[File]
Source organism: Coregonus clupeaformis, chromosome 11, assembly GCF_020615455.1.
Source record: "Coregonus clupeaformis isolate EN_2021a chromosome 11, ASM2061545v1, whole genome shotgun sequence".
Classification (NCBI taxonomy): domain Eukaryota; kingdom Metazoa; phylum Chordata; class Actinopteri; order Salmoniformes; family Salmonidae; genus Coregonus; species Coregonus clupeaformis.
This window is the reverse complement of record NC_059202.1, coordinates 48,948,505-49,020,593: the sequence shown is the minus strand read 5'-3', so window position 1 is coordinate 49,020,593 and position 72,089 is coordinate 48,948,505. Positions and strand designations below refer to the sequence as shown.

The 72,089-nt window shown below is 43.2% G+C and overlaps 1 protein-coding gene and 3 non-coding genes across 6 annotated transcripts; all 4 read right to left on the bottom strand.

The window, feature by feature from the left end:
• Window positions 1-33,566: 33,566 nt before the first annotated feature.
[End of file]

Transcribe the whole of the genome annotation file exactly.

Source organism: Coregonus clupeaformis, chromosome 11, assembly GCF_020615455.1.
Source record: "Coregonus clupeaformis isolate EN_2021a chromosome 11, ASM2061545v1, whole genome shotgun sequence".
Classification (NCBI taxonomy): domain Eukaryota; kingdom Metazoa; phylum Chordata; class Actinopteri; order Salmoniformes; family Salmonidae; genus Coregonus; species Coregonus clupeaformis.
This window is the reverse complement of record NC_059202.1, coordinates 48,948,505-49,020,593: the sequence shown is the minus strand read 5'-3', so window position 1 is coordinate 49,020,593 and position 72,089 is coordinate 48,948,505. Positions and strand designations below refer to the sequence as shown.

The 72,089-nt window shown below is 43.2% G+C and overlaps 1 protein-coding gene and 3 non-coding genes across 6 annotated transcripts; all 4 read right to left on the bottom strand.

The window, feature by feature from the left end:
• Window positions 1-33,566: 33,566 nt before the first annotated feature.